Thursday, 30 May 2019

TheGenealogist releases Islington Lloyd George Domesday Survey records

The following is a press release.

TheGenealogist announces the release of Islington Lloyd George Domesday Survey records. These cover landowners and occupiers in 1910-1915 with over 70,000 individuals recorded, joining the previously released data books and their associated maps for other parts of London.

This new release is the latest stage of TheGenealogist’s vast ongoing project to digitize over 94,500 Field Books, each having hundreds of pages, and linking them to large scale IR121 annotated OS maps which are now viewable in TheGenealogist’s powerful Map Explorer tool.

The records have been sourced from The National Archives and were compiled by the Valuation Office in a period that stretched from 1910-1915 in response to the Lloyd George government passing the People’s Budget 1909/1910.

This new release covers records made of property ownership and occupation in Barnsbury, Canonbury, Charterhouse, Clerkenwell, Finsbury, Glasshouse Yard, Highbury East, Highbury West, Lower Holloway, Myddelton, Old Street, Pentonville, Saint Mary, Saint Peter, Saint Sepulchre, Thornhill, Upper Holloway, Upper Holloway East and Upper Holloway West.

Family historians can use these records to:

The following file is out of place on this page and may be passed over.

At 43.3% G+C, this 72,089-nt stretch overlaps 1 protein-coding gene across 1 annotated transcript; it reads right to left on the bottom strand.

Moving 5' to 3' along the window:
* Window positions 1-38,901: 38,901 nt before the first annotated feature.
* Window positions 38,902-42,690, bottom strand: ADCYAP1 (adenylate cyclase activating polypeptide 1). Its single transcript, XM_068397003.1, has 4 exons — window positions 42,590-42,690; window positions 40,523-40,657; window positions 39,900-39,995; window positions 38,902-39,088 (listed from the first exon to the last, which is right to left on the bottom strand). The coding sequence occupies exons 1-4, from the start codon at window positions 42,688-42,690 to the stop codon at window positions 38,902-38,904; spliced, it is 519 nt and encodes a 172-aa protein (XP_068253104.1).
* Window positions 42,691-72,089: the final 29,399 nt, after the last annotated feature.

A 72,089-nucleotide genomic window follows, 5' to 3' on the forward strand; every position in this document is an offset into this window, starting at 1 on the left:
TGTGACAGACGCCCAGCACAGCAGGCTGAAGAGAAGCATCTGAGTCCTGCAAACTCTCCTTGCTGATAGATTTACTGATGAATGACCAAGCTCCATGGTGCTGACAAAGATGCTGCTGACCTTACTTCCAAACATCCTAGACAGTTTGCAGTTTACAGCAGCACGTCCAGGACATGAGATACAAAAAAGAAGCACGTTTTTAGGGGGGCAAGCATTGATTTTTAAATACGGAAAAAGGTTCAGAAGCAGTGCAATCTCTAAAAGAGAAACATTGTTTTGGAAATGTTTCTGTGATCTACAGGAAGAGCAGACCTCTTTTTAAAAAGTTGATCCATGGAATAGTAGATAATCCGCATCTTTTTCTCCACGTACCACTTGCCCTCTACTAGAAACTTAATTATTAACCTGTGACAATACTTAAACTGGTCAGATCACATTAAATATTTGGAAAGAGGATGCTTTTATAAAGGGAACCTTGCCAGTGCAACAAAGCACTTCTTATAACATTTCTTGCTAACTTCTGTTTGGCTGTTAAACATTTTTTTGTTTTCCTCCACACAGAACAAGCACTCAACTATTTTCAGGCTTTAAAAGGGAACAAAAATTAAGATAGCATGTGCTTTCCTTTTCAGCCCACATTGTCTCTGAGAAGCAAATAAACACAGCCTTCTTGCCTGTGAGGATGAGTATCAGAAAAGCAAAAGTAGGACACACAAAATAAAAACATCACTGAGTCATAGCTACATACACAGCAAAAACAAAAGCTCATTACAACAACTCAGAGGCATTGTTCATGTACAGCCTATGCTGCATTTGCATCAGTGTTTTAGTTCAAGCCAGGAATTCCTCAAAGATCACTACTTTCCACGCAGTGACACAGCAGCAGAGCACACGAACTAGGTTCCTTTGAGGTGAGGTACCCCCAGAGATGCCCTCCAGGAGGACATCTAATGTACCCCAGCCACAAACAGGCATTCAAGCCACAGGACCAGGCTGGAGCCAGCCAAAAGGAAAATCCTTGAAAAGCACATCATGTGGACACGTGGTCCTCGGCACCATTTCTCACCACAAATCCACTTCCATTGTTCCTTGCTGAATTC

Find ancestors who owned or occupied property in the Islington area of London
See the outlines of their houses on large scale maps from the time
Fade between historic and modern maps to see how the environment has changed
Check details of properties in the neighbourhood, by clicking the red pins
Locate an address from your research down to a specific house on the map
Search by name, parish and street to uncover ancestors’ property in 1910-1915

Complementing the maps on TheGenealogist’s Map Explorer are the accompanying Field Books which provide detailed information relative to the valuation of each property, including the valuation assessment number, map reference, owner, occupier, situation, description and extent.

For family historians looking for ancestors’ homes just before the First World War in the Islington area of London this record set is invaluable. 

Read TheGenealogist’s article: Lloyd George Domesday Survey maps reveal an Islington Theatre and Dr. Crippen’s house. 

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